Watson, a SESP junior, was a member of a task force created by Lesley-Ann Brown, director of campus inclusion and community. Last spring, Watson and other task force members piloted five groups in the Sustained Dialogue model. This Fall Quarter, nine groups, including one designed for members in Greek life, meet weekly to discuss diversity-related issues at Northwestern.
What is the Sustained Dialogue program?
Sustained Dialogue is a group on campus that is part of a larger, national network that is on various other campuses. The idea of Sustained Dialogue originated with a peacekeeping process. The founder of the International Institute for Sustained Dialogue was a government official who developed this system where people from different backgrounds would get together on a regular basis and discuss issues of difference that affected them.
Over time, because of that prolonged interaction with each other, you build trust, you break down barriers and you move to action at the end from people who wouldn’t normally interact. It was used as a peacemaking tool in foreign policy and later to create the Sustained Dialogue Campus Network, which Northwestern is now a part of.
What can participants expect from the dialogue groups?
We bring together eight to 15 students who meet once a week for an hour and a half with two student co-moderators. The idea is, you talk to people you would normally never interact with on campus.
Sustained Dialogue operates with the “big eight of identity,” which are ethnicity, race, gender, sexual orientation, socio-economic status, age, ability and religion. Most of the things we discuss will fall in those categories, but we don’t set it up to say “today we’re talking about race.” We try to tailor it to the experience of people in the group. We touch on all of these issues, but in a way that is central to Northwestern.
Why bring the program to Northwestern? What need did you see Northwestern could fulfill?
My freshman year, two years ago, there was a barrage of racial and bias incidents on campus. I asked myself where do I talk about issues of diversity? In the Black House, with other black people. Do you know what I mean? Northwestern is a very self-segregated campus, we tend to talk with people who look and think just like us. We saw a need for a controlled but open space for students to discuss hard issues. We did some research about different spaces on campus, and there weren’t any for students to talk who don’t normally do so…. There was no place where you could have someone from Interfraternity Council, Panhellenic Association, South Asian Student Alliance, For Members Only, Associated Student Government and Dance Marathon all at the same table discussing issues about our campus.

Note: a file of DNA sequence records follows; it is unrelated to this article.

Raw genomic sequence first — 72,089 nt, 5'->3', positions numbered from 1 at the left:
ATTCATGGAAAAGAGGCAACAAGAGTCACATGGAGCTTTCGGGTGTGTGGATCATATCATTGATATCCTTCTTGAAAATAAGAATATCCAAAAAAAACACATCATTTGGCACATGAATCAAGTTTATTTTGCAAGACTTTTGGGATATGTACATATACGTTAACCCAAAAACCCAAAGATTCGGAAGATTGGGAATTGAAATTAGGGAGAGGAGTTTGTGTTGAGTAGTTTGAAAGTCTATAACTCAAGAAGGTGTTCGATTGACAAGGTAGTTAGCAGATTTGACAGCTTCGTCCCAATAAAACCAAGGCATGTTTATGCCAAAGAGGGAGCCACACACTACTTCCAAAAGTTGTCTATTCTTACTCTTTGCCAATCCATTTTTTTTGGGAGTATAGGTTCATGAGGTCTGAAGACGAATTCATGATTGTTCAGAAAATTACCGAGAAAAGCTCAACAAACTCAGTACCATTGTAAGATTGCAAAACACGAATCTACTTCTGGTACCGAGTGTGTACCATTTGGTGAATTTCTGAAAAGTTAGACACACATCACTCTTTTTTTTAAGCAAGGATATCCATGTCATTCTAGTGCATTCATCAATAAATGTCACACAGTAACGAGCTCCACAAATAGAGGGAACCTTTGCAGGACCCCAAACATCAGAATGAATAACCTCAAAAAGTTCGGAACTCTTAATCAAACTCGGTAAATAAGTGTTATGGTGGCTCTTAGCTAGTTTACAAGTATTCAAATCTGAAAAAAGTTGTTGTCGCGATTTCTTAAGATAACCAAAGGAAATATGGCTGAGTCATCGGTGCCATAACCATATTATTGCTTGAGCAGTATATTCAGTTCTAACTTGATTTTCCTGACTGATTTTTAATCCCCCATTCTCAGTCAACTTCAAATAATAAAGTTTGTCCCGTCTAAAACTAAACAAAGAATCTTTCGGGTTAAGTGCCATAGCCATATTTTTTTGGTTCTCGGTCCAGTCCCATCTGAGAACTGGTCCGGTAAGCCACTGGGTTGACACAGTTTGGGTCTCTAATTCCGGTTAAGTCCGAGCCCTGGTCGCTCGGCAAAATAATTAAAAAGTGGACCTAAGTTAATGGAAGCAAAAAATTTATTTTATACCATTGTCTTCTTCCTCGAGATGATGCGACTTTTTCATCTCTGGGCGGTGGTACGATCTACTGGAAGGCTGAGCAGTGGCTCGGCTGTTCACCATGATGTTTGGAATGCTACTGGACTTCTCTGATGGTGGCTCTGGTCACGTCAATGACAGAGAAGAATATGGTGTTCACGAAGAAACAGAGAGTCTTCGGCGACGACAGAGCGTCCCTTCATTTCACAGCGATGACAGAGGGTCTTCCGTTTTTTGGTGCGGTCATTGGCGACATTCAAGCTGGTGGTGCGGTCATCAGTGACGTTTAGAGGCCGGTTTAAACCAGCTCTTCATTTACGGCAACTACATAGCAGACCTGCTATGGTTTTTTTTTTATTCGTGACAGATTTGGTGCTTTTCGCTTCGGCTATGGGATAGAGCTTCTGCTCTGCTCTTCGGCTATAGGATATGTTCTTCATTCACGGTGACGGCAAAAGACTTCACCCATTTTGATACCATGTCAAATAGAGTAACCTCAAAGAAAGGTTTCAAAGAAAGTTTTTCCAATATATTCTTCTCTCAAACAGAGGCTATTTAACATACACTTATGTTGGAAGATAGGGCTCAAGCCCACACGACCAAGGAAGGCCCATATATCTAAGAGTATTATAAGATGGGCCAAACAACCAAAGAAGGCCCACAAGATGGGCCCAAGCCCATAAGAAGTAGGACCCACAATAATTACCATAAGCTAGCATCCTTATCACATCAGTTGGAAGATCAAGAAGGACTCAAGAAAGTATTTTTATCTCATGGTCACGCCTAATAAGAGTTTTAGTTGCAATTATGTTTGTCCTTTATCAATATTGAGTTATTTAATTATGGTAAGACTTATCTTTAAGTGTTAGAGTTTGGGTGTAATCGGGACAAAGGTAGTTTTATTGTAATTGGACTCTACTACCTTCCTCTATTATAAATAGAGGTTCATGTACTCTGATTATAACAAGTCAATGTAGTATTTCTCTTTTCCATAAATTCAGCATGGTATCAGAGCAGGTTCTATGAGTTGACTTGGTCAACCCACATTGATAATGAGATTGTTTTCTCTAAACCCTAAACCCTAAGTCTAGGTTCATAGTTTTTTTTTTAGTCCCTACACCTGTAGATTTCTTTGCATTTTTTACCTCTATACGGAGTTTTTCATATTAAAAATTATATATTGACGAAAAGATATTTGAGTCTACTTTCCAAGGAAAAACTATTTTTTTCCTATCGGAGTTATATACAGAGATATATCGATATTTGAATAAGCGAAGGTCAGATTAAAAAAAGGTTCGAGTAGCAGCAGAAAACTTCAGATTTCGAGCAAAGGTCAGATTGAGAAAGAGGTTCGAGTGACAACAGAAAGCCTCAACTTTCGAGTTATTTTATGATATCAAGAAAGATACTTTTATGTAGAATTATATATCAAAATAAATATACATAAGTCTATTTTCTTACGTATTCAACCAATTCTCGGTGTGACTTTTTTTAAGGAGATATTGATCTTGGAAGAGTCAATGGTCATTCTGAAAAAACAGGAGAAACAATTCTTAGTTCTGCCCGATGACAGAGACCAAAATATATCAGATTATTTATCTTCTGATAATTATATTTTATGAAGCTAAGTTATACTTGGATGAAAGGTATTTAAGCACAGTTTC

You attended the Sustained Dialogue National Conference at Harvard University last year. What did you learn from that experience?
A lot of schools in the Sustained Dialogue Network are having very similar issues to Northwestern. We all have these very bright students who don’t know how to talk to each other. Going to Harvard was [a chance to see] we aren’t alone. The schools with established chapters showed us change is possible. Princeton and Harvard have documented data of progress from students with regard to interacting with people from different groups.
After my freshman year, dealing with everything, there were some times where it felt really hopeless to be on this campus. I have no problem saying that. But, this is something that makes me really hopeful for Northwestern.
What are your hopes for the program?
I think a lot of Northwestern students are not anti-diversity or anti-inclusion. I think a lot of the reason we don’t talk about these issues is we think we’re past them and we’re an enlightened university who doesn’t have problems like these. People don’t have the language or the space to discuss these issues. Sustained Dialogue fills a need for a place to express any feelings students may have in a safe and controlled space. Hopefully, they will go home and talk to their roommate about it. It has the potential to change the campus climate.